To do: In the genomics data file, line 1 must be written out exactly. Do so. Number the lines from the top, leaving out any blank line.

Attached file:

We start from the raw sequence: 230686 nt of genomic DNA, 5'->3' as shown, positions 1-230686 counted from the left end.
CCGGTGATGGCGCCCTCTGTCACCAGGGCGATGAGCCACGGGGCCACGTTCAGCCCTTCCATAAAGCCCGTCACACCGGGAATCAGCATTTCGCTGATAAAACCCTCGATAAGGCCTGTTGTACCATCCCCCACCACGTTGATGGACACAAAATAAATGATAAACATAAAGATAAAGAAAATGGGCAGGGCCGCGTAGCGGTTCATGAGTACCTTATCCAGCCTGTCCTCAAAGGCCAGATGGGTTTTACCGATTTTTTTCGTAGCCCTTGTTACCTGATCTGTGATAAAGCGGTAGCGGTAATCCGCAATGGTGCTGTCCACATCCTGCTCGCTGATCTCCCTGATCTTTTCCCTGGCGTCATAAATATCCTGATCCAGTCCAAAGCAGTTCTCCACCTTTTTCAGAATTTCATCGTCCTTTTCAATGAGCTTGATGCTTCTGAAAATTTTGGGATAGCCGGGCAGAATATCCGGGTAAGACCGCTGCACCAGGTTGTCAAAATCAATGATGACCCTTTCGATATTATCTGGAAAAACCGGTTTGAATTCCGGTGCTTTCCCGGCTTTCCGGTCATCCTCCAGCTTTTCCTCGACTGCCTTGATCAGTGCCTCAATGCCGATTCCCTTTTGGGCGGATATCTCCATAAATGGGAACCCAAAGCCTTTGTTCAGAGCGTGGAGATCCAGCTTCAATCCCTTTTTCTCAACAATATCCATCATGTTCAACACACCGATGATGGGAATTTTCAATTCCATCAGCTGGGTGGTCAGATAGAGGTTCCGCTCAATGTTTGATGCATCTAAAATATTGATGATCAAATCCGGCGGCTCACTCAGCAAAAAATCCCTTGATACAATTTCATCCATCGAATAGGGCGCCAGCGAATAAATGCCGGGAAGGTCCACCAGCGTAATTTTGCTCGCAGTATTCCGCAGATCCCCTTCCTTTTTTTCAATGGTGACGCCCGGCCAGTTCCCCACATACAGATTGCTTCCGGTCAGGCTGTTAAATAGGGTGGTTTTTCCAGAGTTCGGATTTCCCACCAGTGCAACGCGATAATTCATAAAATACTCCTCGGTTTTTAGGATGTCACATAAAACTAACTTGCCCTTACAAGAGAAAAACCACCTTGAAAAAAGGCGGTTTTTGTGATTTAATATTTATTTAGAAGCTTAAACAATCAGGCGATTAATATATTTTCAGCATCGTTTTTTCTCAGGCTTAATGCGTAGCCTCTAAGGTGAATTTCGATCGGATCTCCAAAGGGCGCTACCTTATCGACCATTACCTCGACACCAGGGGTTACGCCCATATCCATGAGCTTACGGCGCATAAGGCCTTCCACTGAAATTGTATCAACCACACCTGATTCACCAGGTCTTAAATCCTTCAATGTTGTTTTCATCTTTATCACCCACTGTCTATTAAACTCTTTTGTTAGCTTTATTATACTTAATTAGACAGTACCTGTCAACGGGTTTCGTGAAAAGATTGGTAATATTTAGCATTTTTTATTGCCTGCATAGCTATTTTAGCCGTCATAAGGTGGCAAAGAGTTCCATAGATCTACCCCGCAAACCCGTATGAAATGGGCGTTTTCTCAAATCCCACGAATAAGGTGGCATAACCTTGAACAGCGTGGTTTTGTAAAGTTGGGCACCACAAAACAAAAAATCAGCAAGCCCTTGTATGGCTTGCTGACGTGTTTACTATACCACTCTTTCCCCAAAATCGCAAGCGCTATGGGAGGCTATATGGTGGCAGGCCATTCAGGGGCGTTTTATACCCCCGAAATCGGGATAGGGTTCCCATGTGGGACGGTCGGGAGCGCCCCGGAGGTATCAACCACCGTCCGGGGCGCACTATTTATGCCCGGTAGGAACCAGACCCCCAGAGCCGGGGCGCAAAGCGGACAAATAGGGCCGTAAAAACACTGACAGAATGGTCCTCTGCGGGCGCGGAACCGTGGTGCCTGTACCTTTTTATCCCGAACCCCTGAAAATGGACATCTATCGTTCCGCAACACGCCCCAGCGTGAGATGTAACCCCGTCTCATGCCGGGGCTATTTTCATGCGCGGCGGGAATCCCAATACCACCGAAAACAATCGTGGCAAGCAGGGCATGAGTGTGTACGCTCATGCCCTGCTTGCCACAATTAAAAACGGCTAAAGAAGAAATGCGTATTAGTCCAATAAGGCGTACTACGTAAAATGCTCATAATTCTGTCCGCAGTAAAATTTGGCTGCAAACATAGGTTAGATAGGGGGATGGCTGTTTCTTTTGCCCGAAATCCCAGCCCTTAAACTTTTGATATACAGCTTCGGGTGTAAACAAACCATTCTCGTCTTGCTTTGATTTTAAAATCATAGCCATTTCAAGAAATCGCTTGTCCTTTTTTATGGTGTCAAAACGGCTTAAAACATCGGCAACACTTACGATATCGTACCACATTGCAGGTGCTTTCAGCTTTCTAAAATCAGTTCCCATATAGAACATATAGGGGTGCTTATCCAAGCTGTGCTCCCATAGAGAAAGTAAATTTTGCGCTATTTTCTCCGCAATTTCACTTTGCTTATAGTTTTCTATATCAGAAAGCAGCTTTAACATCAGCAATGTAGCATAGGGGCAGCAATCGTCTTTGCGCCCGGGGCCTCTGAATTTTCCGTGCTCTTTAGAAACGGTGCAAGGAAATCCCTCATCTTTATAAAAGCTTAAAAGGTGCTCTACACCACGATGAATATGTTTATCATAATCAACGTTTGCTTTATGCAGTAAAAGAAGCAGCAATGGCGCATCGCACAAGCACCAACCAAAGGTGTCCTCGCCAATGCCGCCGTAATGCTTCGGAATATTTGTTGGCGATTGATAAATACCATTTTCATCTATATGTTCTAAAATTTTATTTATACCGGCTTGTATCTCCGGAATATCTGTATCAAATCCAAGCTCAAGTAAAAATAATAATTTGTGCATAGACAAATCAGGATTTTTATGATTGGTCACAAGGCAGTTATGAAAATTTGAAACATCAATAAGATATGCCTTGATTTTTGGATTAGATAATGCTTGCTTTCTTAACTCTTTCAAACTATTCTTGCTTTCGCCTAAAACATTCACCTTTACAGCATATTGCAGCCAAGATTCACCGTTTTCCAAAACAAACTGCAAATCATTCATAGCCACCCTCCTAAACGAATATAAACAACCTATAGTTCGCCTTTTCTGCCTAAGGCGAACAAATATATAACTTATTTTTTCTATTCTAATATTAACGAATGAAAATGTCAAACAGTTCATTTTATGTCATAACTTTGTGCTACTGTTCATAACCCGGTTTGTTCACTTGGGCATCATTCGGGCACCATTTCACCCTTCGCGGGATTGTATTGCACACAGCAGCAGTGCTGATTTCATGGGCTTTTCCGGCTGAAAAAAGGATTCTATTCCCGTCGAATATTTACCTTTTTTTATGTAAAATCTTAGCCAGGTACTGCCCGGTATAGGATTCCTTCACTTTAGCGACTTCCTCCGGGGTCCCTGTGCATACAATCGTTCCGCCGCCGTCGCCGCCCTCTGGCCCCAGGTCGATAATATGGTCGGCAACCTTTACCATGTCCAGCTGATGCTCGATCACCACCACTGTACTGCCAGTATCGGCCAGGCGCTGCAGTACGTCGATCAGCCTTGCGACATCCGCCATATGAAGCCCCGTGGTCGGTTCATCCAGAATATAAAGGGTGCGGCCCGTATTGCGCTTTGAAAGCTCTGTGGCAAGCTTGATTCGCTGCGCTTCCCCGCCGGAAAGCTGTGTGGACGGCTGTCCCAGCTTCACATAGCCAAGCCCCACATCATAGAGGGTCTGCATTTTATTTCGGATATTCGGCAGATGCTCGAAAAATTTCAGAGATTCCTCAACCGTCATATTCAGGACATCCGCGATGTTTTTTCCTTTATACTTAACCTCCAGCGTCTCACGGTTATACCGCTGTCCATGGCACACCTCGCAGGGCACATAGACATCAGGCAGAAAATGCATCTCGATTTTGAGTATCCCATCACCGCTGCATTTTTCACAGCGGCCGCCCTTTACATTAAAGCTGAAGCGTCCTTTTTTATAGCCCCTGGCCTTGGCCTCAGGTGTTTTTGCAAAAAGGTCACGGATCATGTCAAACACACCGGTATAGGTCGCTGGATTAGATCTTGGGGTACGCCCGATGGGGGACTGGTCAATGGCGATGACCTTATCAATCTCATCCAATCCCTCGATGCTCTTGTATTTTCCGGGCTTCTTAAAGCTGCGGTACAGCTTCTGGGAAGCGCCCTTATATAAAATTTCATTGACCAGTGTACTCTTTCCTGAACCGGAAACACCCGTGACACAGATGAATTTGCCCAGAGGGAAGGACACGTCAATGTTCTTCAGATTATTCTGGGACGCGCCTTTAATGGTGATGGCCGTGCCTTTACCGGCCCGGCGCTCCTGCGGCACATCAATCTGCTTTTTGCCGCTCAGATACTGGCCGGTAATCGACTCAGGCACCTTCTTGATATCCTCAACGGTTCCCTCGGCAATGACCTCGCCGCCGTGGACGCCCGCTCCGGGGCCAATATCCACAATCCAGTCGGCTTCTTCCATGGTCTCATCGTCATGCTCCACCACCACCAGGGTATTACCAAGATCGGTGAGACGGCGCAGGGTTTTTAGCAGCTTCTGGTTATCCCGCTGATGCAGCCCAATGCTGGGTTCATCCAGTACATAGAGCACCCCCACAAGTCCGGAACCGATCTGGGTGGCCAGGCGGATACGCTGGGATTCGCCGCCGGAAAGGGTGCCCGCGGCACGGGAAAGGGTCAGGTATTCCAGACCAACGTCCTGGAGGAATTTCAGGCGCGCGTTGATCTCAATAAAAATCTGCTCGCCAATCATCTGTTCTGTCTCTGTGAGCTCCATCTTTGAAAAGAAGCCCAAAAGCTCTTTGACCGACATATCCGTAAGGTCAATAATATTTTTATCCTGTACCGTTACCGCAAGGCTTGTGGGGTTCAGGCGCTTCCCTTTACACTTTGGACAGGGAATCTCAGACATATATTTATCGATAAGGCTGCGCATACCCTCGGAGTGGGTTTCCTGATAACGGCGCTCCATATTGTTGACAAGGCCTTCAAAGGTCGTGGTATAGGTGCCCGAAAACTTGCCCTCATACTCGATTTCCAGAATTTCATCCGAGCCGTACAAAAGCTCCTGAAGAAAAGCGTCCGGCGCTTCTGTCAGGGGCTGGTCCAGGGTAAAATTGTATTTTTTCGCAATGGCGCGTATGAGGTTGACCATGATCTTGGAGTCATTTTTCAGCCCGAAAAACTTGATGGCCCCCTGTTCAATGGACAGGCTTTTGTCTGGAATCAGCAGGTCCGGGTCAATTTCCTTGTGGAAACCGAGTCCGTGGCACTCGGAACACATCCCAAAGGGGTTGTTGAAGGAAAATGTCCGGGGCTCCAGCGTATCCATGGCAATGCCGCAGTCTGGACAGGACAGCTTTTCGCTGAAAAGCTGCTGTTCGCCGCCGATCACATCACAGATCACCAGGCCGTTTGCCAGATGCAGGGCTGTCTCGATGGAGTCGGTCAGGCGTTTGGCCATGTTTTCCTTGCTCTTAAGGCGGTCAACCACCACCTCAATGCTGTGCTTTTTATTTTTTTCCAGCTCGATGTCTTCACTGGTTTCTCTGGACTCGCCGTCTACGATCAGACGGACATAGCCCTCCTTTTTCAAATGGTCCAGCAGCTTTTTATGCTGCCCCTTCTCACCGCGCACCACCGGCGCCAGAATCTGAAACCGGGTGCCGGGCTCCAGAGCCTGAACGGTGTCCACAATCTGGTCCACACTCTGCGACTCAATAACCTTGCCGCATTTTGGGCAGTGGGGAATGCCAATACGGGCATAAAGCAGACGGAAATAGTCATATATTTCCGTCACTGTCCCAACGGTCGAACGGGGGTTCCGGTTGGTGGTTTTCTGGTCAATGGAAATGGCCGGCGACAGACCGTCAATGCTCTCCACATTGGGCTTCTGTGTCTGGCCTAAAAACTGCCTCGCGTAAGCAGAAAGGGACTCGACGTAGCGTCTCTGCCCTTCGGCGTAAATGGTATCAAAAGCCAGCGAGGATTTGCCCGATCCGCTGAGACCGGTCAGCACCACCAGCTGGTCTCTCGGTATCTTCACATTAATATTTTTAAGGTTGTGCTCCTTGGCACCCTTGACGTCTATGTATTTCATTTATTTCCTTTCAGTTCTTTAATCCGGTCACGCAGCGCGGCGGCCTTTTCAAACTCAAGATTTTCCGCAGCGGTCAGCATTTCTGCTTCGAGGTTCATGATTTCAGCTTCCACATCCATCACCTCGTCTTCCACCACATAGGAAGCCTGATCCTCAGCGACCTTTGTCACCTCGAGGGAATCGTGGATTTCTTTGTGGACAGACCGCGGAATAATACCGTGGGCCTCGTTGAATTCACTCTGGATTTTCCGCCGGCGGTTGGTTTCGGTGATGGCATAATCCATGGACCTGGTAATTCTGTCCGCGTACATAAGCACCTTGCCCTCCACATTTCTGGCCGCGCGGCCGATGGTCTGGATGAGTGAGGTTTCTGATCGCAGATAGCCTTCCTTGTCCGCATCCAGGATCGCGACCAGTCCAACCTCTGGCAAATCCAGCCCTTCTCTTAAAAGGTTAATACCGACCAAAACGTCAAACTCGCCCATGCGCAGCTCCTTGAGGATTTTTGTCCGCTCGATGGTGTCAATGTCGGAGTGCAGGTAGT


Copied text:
We start from the raw sequence: 230686 nt of genomic DNA, 5'->3' as shown, positions 1-230686 counted from the left end.